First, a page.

The new bathroom
First I would like to say, awesome forum. I've been doing a lot of research lately and have found this site to be the most informative/friendly. I hate forum heros.
My wife is heading out of town for a week with our kids on December 14th. I'm off the entire time she will be gone. My Christmas present to her is that I will be redoing our main bathroom on the second floor of our house. Everything has been purchased and is stashed in the detached garage (she's been there like twice in the last two years we've lived in this place.)
So I've got 5.5 days for my bathroom remodel. The room is small 5' x 7'. here is my schedule.
Day 1 - Demo. Toilet is new and will be the only thing that wont hit the bin. Tile flooring, tub, tub wall tiles, vanity. All gone. Also the ceiling in the shower has a bulk head that I'll be removing as I want the ceiling to be full height.
Day 2 - install the tub, cement backer board, and Kerdi on the tub shower walls and Ditra on the floor (25sqf)
Day 3 - Tile the floor and start tiling the shower. I have done a lot of construction work in my life but I have never tiled. I'm dedicating 1.5 days to tiling. Ambitious?
Day 4 - Finish tiling the bathroom walls and install the hanging vanity
Day 5 - Paint, new lighting, new wall cabinet, grout.
Day 5.5 - finish the odds and ends, towel rack etc.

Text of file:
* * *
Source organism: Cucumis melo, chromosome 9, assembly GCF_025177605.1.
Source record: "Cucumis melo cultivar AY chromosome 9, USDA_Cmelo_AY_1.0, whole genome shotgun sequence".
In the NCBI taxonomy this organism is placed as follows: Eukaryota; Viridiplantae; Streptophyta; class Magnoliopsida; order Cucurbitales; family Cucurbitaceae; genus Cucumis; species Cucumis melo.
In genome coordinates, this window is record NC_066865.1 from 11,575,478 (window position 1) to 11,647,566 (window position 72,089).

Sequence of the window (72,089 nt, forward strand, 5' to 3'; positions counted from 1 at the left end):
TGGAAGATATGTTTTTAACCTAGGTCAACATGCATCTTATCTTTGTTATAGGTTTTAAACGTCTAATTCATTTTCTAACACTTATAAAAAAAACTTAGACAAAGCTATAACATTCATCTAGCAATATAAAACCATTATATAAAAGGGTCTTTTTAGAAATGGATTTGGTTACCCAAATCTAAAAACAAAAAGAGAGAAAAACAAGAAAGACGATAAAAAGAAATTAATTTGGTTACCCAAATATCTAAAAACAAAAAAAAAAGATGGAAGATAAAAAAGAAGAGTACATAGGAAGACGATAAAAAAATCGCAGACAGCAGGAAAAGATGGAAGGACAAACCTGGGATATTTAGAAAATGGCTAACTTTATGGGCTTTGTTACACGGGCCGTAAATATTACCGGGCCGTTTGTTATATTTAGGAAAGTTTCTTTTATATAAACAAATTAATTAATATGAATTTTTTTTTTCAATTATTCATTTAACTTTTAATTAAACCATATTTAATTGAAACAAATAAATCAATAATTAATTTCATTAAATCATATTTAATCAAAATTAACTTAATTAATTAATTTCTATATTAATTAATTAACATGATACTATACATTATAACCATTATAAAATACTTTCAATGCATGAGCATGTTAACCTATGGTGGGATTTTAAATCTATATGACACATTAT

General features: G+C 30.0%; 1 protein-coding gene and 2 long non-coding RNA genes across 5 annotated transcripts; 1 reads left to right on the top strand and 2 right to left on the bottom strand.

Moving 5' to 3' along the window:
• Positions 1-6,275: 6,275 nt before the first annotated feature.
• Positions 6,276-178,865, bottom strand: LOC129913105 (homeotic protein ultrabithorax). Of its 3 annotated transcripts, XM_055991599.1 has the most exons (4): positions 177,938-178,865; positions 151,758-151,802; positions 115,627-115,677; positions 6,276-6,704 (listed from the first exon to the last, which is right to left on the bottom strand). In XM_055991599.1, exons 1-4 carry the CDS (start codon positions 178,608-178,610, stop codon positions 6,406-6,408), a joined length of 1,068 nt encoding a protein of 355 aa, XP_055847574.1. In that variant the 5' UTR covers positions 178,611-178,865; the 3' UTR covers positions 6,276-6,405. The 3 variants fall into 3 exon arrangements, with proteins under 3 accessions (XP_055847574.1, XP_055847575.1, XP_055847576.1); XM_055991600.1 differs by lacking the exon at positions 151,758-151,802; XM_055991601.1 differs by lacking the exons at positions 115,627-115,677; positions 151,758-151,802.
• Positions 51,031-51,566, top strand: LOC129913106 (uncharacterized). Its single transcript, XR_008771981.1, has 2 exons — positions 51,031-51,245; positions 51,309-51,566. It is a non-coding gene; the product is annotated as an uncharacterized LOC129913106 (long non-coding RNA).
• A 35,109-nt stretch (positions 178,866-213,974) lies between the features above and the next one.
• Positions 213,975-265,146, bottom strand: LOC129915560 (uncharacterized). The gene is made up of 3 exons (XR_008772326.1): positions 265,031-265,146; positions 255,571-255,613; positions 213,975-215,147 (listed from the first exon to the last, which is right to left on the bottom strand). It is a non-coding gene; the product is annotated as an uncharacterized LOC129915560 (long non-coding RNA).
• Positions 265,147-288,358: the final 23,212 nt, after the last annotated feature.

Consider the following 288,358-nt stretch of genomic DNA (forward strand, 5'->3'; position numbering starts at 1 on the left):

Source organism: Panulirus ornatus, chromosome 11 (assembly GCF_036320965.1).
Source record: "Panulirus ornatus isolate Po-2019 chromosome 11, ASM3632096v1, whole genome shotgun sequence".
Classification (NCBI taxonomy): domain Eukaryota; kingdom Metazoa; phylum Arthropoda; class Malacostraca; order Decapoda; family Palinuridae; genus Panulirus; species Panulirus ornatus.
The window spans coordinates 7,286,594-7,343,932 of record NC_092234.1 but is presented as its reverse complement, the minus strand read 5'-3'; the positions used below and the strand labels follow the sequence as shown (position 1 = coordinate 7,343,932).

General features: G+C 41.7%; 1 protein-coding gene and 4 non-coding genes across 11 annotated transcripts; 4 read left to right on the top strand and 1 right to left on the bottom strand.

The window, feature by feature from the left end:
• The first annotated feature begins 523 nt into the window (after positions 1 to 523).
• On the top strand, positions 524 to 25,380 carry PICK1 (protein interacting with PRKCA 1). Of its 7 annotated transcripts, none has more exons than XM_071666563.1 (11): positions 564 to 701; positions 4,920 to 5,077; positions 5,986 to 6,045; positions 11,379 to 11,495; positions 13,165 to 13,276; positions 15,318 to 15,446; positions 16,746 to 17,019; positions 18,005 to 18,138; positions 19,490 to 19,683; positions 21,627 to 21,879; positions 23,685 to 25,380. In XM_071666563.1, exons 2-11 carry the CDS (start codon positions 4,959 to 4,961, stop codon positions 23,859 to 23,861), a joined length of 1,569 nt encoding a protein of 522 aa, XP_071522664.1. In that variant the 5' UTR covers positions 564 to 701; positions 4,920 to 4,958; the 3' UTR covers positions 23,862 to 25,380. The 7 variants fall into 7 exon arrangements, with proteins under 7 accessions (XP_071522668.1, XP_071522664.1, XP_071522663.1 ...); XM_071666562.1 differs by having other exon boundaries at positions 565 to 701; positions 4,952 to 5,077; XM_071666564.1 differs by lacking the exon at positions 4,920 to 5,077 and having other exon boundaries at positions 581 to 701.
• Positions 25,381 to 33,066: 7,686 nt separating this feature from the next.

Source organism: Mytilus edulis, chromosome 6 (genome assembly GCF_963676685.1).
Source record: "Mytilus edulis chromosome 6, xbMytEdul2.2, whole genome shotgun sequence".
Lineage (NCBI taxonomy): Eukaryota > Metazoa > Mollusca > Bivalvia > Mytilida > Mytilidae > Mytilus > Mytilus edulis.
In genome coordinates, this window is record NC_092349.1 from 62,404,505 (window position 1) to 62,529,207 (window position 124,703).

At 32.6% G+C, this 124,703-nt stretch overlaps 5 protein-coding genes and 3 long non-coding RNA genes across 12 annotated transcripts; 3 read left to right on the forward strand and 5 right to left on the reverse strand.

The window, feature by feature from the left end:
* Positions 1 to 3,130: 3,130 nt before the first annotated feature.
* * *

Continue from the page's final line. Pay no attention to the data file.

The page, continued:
Schedule doable? Thoughts? Beer will be consumed on the first and last day only to help with productivity.
The tub install is going to be weird. It's a 5' bathroom, so how do you get a 5' tub in? Well, I'll be cutting out the back of my sons closet. I'll be able to pull the existing tub out and slide the new one in. The wall repair on my sons closet wont be bad. his closet is 4' wide, so I'm thinking of just putting 1/2 drywall over the opening and then 1/4' drywall up to his top shelf, just cover the scab up. I'll mud the screws and just put some 1/4 round up the corners, it's a closet not a dinning room. I don't want to keep the existing tub because it's shallow and disgusting. I've ordered a nice soaker tub, and I can't wait to use it.
I'm looking for any tips or advice to help keep this project on schedule. Any advice will be greatly appreciated.
Hmm, a little ambitious for me. :)
A couple of thoughts- Be sure to but a good base under the tub such as masons mortar
I don't do much tile but it seems to me if you do the floor first, you can't walk on it until it's dry. So how can you proceed with the wall tile right away? I've seen a lot of tile setters do the walls first- floor last.
Are you planning to tile behind the vanity or hang it first and tile to it?
Thanks for the input, it wouldn't be difficult to put the floor in last or at least after the shower is tiled, giving the floor enough time set.
No tile behind the vanity, if I have enough left over mosaic tile I will put in a little bit of a backsplash.
No mention of how old this place is or what type plumbing you have.
Depending on how old the shower contol is I'd also plan on replacing that.
Old steel supplys or old cast iron drains need to go.
You can almost bet the drain will not line up, your going to need a differant drain assembly most likly since your going to use a taller tub.
They sell a kit that is adjustable to fit.
Always do the floors last!
You just turn the tub on it's side to get it through the doorways.
I always remove the door on the room I'm working in so it does not get damaged.
It will never get done in 5 days. Took 6 weeks of work to do mine, my neighbor next door took about the same, and that was continuous work on both of us having them done.